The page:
Why Are Carfax Reports Important?

Posted Tuesday, Feb 21, 2023

Buying a vehicle is a complex and time-consuming process. From choosing the vehicle to acquiring financing, there is a lot on a buyer’s mind. If you are a potential buyer, there’s one thing you should never skip - the Carfax report. Carfax reports offer valuable information about a car’s history, deeply impacting on your buying decision.

What Is a Carfax Report?

Carfax conducts business in the US, Canada, and Europe and is a market leader in providing web-based reports on a car’s history.

Carfax has been around since 1984, and it is home to the most comprehensive database, giving buyers an insight into the most crucial aspects of a used vehicle.

As a result, some famous dealers and individual sellers offer Carfax reports to their customers, helping them make well-informed buying decisions.

The Top Things to Look for on a Carfax Report Before You Buy a Used Car

1.   Number of Owners

When possible, always purchase a used car with the fewest previous owners. It helps you ask the right questions about accidents and the issues the car has had in the past.

Moreover, a limited number of owners helps you understand the service history better. It also tells you if previous owners properly maintained the car.

The owner section on the Carfax report is comprehensive and tells you everything you need to know about past owners. Here are the points you should look for:

  • Year of purchase
  • Owner type (fleet, personal, etc.
  • Length of ownership
  • Average annual mileage
  • Odometer reading

Whether to buy a fleet vehicle or a personal vehicle is also a crucial aspect of buying a car. Companies use fleet vehicles for commercial reasons.

Sometimes, a fleet vehicle has some life left, but that is a rarity. Most companies drive fleet cars to the peak of their potential until they are no longer eligible for tax breaks for depreciation.

Also, tread lightly on a fleet vehicle, as you might end up with expensive repair work.

2.   Accident History

A previous accident isn’t always a deal breaker when it comes to buying used cars. Sometimes, an accident only leaves superficial damage and doesn’t impact the crucial components of the vehicle.

Some acceptable examples are as follows.

  • Windshield repair from a crack, a chip, or a one-time anomaly. A replaced windshield is perfectly acceptable if it doesn’t affect the car’s drivability.
  • Other acceptable claims include ones that are under $3000. Such claims mostly include repair work to the body. Repairing a door or a bumper cost $1500 to $2000. Like a shattered windshield, these repairs don’t affect the car’s drivability.

However, claims beyond the $3000 mark are problematic, as they involve damage to important components and the car’s structural integrity. These repairs are incredibly expensive and can cause problems down the line.

Damage to the engine, gearbox, suspension, and airbag will lead to costly repairs and maintenance as you drive the car. In such situations, the better option is to go for an expensive vehicle with less damage.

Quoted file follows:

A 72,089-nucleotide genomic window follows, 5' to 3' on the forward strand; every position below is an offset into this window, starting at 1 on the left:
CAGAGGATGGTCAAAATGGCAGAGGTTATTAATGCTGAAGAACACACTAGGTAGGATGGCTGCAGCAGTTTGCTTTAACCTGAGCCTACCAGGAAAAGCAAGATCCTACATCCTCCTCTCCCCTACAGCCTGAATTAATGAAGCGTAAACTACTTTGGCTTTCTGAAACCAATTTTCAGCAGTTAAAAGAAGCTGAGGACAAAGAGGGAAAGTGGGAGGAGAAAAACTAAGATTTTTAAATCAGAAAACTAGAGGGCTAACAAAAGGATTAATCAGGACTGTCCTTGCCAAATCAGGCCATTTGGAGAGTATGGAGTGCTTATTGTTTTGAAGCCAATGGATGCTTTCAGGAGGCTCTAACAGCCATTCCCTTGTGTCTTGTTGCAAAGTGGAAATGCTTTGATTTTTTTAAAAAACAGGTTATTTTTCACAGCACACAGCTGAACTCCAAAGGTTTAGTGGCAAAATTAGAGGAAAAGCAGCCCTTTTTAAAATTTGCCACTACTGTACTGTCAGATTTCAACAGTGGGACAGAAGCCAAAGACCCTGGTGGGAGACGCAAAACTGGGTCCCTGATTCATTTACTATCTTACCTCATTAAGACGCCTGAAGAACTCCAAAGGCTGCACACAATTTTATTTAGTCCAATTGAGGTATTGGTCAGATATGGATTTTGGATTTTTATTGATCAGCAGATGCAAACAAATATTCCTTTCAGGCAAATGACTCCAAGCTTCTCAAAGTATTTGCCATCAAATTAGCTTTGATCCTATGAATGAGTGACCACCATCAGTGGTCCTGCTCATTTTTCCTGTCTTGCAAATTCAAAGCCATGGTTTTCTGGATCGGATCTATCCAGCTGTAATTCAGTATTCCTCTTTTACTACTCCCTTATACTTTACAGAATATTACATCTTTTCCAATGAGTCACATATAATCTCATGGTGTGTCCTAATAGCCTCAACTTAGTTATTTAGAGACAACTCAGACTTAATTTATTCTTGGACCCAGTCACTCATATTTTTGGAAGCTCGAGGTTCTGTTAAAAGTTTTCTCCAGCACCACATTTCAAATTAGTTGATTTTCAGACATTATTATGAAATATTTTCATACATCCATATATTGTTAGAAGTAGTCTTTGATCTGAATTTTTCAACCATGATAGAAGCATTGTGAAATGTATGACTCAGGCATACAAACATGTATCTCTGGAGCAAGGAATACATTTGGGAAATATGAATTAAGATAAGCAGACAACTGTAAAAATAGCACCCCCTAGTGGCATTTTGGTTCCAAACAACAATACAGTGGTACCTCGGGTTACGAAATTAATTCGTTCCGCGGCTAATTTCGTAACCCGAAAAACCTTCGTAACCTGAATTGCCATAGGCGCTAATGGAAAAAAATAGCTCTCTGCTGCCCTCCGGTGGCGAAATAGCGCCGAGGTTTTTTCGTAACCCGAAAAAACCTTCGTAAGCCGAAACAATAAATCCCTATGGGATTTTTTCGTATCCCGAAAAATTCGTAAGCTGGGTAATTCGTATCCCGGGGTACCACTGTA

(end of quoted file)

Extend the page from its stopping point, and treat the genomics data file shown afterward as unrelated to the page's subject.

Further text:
3.   Odometer Reading

To avoid rollback fraud, you must check the odometer reading on the Carfax report. Some fraudulent sellers roll back the odometer to fetch a higher price.

Using its sources, the Carfax report carries the last odometer rating, thus minimizing the possibility of fraud. Your job as a buyer is to compare the odometer reading and the miles mentioned on the Carfax report.

4.   Where the Vehicle Was Registered

If the car has been registered in different places, it is a red flag. Some dishonest sellers purchase flood-damaged cars that aren’t registered with Carfax. They register them as far as possible to avoid any suspicion.

Car thieves use the same technique to skirt the authorities and sell these cars to naive buyers. If you come across a car registered multiple times, walk away.

5.   Service History

A neglected car that runs perfectly is no different than a ticking time bomb. There are a few things you can do to determine whether a car has been adequately serviced.

  • Subtract the car's model year from the current year and multiply the difference by two. If the service history number is less than the product, you should ask why the car hasn’t been serviced according to the manufacturer’s instructions.
  • Divide the odometer reading by 3000 because 3000 miles is the standard interval between instances of servicing your vehicle. If the numbers aren’t far apart, you’re good, but it is better to ask why.
  • You must demand a comprehensive service history to determine if the previous owner took proper care of the car. The higher the diligence in record keeping, the higher your likelihood of buying a well-maintained vehicle.

6.   Lien Check

Sometimes, the previous owners still owe money on the car. The Carfax report will show if the car has a lien against it.

In such cases, you might have difficulty with the registration process. Make sure the seller provides you with a lien release.

The name on this lien release should be the name mentioned in the title and in the payoff or financing information.

Final Word

Buying a damaged used vehicle is a waste of your time and money. This is where a Carfax report can be a game-changer.

Carfax reports provide you with the complete timeline of the vehicle - ever since it left the dealership. It gives you an overview of things that you need to check before buying the vehicle, like the odometer readings and servicing history.

Apart from reading the Carfax report, make sure to ask the right questions, like the ones mentioned above, and you won’t end up with a lemon.